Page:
What you CAN do is claim exclusive ownership of a specific means of implementation (generally by means of a patent). While SCO is not making a patent claim, it is claiming that Linux has something that belongs to it. Now this can indeed make any work based on the alleged SCO code a derivative work, but it is not retroactive to any code that is NOT SCO's, and the work ceases to be derivative if the code is removed.

          For SCO to go further, and claim that the rewritten, original code is infringing, they would have to claim patent violation, and SCO does not have the patents to do this, they have only the copyright.

        • Re:If they're right: (Score:4, Interesting)

          by Saeger (456549) <farrellj@@@gmail...com> on Sunday July 27, 2003 @09:03PM (#6547711) Homepage
          I suspect we are reaching a crossroads

          Yeah, and there's no avoiding a nasty trainwreck at those crossroads; the train being the entrenched interests with all the inertia (mountains of cash and old IP cashflow), and the VW Van being the public who is being refused the legal right to easily stand on the shoulders of giants as they've done throughout history...

          A future where ideas are owned in perpetuity is dystopian to all except a tiny minority. ...Such as in the short story Melancholy Elephants [baen.com]:

          "My husband wrote a song for me, on the occasion of our fortieth wedding anniversary. It was our love in music, unique and special and intimate, the most beautiful melody I ever heard in my live. It made him so happy to have written it. Of his last ten compositions he had burned five for being derivative, and the others had all failed copyright clearance. But this was fresh, special?he joked that my love for him had inspired him. The next day he submitted it for clearance, and learned that it had been a popular air during his early childhood, and had already been unsuccessfully submitted fourteen times since its original registration. A week later he burned all his manuscripts and working tapes and killed himself."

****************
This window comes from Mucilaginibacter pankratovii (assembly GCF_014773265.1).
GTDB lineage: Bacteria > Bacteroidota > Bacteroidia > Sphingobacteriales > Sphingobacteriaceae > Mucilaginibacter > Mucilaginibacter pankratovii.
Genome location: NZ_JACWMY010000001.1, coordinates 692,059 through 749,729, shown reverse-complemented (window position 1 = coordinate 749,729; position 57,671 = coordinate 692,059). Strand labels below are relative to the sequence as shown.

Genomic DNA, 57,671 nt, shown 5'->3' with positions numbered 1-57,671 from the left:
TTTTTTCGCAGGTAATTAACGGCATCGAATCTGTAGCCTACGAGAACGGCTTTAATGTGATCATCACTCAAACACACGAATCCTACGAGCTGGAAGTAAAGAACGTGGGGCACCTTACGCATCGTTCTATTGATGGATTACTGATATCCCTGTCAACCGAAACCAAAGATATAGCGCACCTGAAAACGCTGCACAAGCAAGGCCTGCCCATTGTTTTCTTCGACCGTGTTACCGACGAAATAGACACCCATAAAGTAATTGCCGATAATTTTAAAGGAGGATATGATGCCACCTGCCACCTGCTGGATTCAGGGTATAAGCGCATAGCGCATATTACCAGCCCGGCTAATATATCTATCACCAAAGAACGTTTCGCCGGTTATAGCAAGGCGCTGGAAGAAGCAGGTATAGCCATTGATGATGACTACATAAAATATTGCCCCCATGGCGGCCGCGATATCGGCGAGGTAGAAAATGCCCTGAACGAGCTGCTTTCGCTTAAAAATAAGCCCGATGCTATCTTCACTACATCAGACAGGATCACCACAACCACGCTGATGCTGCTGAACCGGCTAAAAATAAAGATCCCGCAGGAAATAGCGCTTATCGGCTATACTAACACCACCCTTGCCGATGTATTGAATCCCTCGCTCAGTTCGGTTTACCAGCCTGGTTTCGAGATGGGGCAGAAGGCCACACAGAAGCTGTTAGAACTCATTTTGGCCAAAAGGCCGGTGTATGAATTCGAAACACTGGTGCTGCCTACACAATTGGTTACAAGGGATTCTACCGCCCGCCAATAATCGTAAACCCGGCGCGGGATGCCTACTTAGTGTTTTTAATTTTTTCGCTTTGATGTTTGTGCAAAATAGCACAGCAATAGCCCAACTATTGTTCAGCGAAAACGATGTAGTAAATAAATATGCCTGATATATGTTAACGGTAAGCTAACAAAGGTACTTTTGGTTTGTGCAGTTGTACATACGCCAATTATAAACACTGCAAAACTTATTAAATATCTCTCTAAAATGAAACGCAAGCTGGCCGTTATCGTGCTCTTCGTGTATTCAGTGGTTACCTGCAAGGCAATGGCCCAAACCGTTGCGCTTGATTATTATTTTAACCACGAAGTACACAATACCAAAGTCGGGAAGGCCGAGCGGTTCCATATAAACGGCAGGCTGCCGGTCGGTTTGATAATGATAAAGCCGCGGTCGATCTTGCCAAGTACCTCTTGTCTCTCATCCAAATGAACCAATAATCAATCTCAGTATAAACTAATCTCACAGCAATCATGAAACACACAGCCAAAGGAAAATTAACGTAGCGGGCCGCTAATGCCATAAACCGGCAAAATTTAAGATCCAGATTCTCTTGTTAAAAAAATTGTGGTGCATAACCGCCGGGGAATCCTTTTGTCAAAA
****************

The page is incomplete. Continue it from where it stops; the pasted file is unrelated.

--

          • Spider Robinson (Score:4, Interesting)

            by solprovider (628033) on Sunday July 27, 2003 @11:27PM (#6548275) Homepage
            I did not believe anybody on Slashdot had read the scifi authors who extrapolate the human consequences to technnology.

            I avoid posting to the "stories" about best fiction, because they tend to honor people like Ian McDonald. I am reading his books now, and they remind me of early C.J.Cherryh, before she learned that the story is more important than the setting.

            Heinlein extrapolated the consequences of technology very well, and wrote entertaining fiction about them. The problem with reading his stories today is that he miscalled the future of technology. "The Roads Must Roll" is a great story, but we bypassed the tech. His first sale, "Lifeline", was written in 1939 about the corporate reaction to new technology, and is relevant, even if the particular technology has (still) yet to be invented.

            Asimov did the same, but the Slashdotters seem to prefer the Foundation series, where technology (psychohistory) learns how to control people, rather than the Robot novels where people are adjusting to technology (robots).

            IMO, Robinson is the best writer of this type of fiction today. "Melancholy Elephants" was written in 1984, and summarizes the entire case against perpetual copyright in just over 20 pages. I kept wanting to scream at the posters and legal people who are arguing about copyrights while avoiding the main point. Did Lessig submit this story as evidence?

            Art is about discovering pieces enjoyable by humans, and humans have serious limitations on types of input. Eventually everything likable will be discovered. But humans need art, and if we do not allow the repeat of discoveries, calling anything reused to be "derivative" and illegal, we will lose a major part of being human.

            The problem is new, since the ability to record art is new. The printing press is 500 years old.
            - Recorded music is around 100 years old. New generations have learned to like new instruments (electric guitar), which has helped. But if "On Top of Old Smoky" was not public domain, we could not have the theme to "Chariots of Fire".
            - Moving pictures are younger, and the combination with sound is very new. Yet Disney is busy reusing the old stories because there are not that many stories that will appeal to human beings.